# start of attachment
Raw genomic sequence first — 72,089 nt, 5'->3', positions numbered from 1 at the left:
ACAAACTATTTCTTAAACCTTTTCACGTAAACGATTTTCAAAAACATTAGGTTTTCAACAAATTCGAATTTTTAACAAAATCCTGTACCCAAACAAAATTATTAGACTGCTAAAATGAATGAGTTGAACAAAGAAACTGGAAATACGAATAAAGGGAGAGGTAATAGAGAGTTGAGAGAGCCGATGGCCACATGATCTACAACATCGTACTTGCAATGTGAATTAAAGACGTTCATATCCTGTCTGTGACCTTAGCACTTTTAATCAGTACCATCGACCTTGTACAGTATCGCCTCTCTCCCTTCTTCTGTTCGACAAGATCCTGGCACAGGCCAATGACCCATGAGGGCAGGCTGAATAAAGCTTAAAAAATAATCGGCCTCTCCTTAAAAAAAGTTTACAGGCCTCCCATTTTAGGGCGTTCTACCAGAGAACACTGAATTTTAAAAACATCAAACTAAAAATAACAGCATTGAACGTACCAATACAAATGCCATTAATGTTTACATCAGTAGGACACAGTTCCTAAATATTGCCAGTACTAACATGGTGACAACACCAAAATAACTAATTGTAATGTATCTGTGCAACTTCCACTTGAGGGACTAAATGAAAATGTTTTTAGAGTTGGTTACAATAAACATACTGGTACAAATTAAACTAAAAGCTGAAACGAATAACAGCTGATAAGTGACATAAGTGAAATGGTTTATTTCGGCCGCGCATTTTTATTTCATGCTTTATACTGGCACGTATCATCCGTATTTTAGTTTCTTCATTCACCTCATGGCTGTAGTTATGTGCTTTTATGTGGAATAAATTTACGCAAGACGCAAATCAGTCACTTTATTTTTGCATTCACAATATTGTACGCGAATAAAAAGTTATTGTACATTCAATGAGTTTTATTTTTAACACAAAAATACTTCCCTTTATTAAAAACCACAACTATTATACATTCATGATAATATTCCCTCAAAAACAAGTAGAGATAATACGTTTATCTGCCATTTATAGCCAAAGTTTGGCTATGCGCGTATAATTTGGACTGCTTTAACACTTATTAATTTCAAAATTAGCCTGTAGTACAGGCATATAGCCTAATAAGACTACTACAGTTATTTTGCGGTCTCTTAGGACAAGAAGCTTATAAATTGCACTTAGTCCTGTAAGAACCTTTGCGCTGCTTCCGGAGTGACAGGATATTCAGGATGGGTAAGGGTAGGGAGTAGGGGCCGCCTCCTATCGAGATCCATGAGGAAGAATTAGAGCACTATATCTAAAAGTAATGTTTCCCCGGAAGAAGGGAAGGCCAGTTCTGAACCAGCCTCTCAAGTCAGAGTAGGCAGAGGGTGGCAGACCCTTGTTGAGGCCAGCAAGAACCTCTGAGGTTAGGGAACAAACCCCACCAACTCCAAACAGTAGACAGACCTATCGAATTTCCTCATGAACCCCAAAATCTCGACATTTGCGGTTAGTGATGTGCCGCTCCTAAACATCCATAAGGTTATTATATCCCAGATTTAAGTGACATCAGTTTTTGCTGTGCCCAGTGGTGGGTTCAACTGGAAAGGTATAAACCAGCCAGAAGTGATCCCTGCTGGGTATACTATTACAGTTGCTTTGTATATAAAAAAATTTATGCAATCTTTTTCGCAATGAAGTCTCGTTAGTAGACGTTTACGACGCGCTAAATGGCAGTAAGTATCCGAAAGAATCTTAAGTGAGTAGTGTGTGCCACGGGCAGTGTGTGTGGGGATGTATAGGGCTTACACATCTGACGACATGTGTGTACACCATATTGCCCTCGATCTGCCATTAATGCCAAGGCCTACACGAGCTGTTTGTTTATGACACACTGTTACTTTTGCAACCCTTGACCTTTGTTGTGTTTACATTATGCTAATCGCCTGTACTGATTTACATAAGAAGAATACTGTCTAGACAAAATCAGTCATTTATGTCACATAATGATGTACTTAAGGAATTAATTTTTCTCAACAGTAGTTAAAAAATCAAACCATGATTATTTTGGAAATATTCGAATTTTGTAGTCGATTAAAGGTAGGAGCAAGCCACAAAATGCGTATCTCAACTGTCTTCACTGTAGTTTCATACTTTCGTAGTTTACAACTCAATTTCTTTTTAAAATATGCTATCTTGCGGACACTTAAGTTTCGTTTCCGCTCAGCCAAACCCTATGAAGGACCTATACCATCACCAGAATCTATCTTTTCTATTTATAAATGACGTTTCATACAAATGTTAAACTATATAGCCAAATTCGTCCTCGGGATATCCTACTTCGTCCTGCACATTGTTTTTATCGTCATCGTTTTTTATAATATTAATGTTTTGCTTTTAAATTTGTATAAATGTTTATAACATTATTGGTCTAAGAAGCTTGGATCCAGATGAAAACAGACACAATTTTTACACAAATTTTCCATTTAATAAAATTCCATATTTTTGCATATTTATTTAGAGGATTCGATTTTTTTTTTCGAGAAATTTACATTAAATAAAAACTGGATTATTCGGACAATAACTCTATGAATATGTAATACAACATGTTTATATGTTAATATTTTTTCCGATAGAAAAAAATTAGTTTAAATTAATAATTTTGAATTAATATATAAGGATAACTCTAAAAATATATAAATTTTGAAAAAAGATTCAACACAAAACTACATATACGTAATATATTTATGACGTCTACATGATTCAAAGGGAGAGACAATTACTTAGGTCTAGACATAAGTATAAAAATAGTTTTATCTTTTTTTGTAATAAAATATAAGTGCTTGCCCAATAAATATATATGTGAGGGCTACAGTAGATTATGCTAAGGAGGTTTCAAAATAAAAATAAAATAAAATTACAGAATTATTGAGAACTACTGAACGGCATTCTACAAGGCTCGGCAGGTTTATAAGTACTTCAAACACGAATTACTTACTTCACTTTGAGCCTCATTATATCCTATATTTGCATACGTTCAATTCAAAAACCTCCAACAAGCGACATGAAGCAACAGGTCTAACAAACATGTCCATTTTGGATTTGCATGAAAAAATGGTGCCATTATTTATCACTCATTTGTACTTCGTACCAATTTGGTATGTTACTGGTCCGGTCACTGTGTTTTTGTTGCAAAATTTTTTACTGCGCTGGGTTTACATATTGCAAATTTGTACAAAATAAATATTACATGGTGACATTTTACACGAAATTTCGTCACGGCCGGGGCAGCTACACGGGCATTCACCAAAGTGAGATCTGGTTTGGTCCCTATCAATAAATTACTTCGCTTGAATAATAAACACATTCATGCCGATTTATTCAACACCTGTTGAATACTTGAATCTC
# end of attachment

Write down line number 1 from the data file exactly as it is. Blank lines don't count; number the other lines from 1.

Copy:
Raw genomic sequence first — 72,089 nt, 5'->3', positions numbered from 1 at the left: